In theory, shredded tofu is similar to other soy-based noodles, but in practice, they are light years tastier. You’ll likely spot them at an Asian specialty store sitting in their crinkly packaging, hankering to be used in any one of your usual noodle dishes. Just as with typical pastas, you’ll need to boil them first, but then it’s game on. Drizzle chili oil on top of a cold or hot shredded tofu noodle salad for a no-fail addition to your meal spread. Or drop them in the work with heaps of vegetables for a low-carb take on a noodle stir fry.

Source: www.thespruceeats.com

Tuna tartare with grapefruit vinaigrette and sorbet  Print Recipe

This light and refreshing starter perks up the palate for whatever's to come. I think the citrus tang tastes best in summer, but you can use this recipe year-round, as long as the tuna you buy is the very best quality available.
Serves: 4
Preparation time: 1 hour
grapefruit sorbet:
1/2 cup fresh-squeezed grapefruit juice
1/2 cup water
1/2 cup ginger, minced (if you can find the pickled variety, use that)
1/4 cup sugar
1 Tablespoons horseradish
grapefruit vinaigrette:

4 large grapefruit segments
4 Tablespoons fresh cilantro leaves
1 Tablespoon ginger, minced (again, try to find pickled)
1 Tablespoon champagne vinegar
1 jalapeno, minced
1/4 Teaspoon horseradish

For the tartare:
3/4 pounds tuna
2 Tablespoons extra virgin olive oil
Pinch of salt
Make grapefruit sorbet:
Combine all ingredients in an ice cream maker and process until firm.

Make grapefruit vinaigrette:
Crush grapefruit segments, then add other ingredients, including salt and pepper to taste.

For the tartare:
Chop the tuna coarsely, then, in a chilled metal bowl, combine it with the oil and salt.
To Assemble:
Pour the grapefruit vinaigrette over the tuna, toss lightly, and mold the mixture onto the center of a plate.
At Mantra, we garnish the plate with cucumbers in yogurt and marinated radishes, but feel free to add any cold salad fixings.Top with a melon ball-sized scoop of sorbet.
For an upscale touch, put a teaspoon of osetra caviar on top to finish.

Crispy fried tofu katsu style  Print Recipe

In Japan, Katsu (カツ) basically refers to meat or tofu that has been encrusted in panko breadcrumbs and then deep-fried.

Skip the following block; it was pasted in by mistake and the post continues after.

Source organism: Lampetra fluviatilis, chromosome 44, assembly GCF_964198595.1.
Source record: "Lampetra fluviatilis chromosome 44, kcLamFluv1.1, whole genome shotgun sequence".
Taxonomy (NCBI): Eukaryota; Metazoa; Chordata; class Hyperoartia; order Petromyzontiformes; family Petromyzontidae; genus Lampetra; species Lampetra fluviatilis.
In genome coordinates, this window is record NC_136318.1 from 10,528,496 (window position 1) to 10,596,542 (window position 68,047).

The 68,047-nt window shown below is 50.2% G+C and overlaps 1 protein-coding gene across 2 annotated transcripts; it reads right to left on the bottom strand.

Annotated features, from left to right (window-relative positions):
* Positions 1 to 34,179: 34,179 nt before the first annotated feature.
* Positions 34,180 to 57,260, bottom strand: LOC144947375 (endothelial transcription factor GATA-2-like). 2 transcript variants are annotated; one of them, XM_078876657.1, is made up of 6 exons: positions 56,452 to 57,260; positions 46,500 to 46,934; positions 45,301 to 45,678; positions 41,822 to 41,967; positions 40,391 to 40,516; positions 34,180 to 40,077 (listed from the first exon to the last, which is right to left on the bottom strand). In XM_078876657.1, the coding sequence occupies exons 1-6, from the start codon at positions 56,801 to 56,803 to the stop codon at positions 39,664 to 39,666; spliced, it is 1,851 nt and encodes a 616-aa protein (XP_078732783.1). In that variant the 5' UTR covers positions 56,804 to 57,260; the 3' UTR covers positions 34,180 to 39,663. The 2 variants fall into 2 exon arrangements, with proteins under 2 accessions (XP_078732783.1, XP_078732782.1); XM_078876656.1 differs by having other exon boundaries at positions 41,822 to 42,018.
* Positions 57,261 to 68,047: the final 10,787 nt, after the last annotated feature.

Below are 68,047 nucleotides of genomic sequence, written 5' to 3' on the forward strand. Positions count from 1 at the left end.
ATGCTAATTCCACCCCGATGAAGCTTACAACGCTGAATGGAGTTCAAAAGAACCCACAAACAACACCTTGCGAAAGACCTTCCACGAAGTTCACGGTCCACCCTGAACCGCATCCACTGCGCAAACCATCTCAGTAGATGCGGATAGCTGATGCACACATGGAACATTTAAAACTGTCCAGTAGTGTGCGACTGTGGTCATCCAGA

Serves: 4
Preparation time:40 minutes
Cooking time:20 minutes
1 (14 oz) block firm or extra-firm tofu
2 tablespoons low salt soy sauce
2 cups vegetable oil
1/3 cup all-purpose flour to dredge the tofu
2 tablespoons all-purpose flour for the batter
2 tablespoons cornstarch
1/3 cup water
1 cup panko breadcrumbs
Serve witn Tomato sauce, green beans, cooked brown rice.
Drain the tofu and Cut into roughly 1-inch slices. Marinate in the soy sauce to cover and blend.

Whisk together 2 tablespoons all-purpose flour, 2 tablespoon cornstarch, and 1/3 cup water to form a very thin batter.

Dredge each tofu cutlet in flour. Shake off excess. Then dip in the flour and cornstarch mixture.
Allow excess to drip off. then, coat with the panko crumbs.

Fry the Tofu

Heat about 1/2 – 1" of vegetable oil to about 375°F in a heavy-bottomed skillet or pot.
Place the breaded tofu cutlets in several batches (about 4 or 5 at the time) in the preheated oil and fry until deep golden brown.
Transfer the tofu to a paper towel lined plate. Sprinkle with salt to finish.

Oriental salmon rice muffins  Print Recipe

Kewpie mayonnaise is made of egg yolks, canola oil, salt, vinegar, and seasonings. This small ingredient list keeps the flavor pure. Unlike most store-bought mayonnaise, there is no sugar in the product A substitute for kewpie mayo can be your favorite brand of mayonnaise, your home-made Kewpie-style, or use avocado mayo.
Serves: 6
Preparation time:15 minutes
Cooking time:15 minutes
3 sheets nori paper
4 1½ cups cooked sushi rice or basmati rice, cooled

1 lb salmon, skin removed + cubed small
2 tbs sesame oil (or olive oil)
1 tbs low sodium soy sauce
1 tbs honey
2 scallions, diced
1/2 tsp each garlic powder, onion powder, chili powder, paprika
salt to taste

Spicy Mayo:
1/4 cup kewpie mayo or home-made matonnaise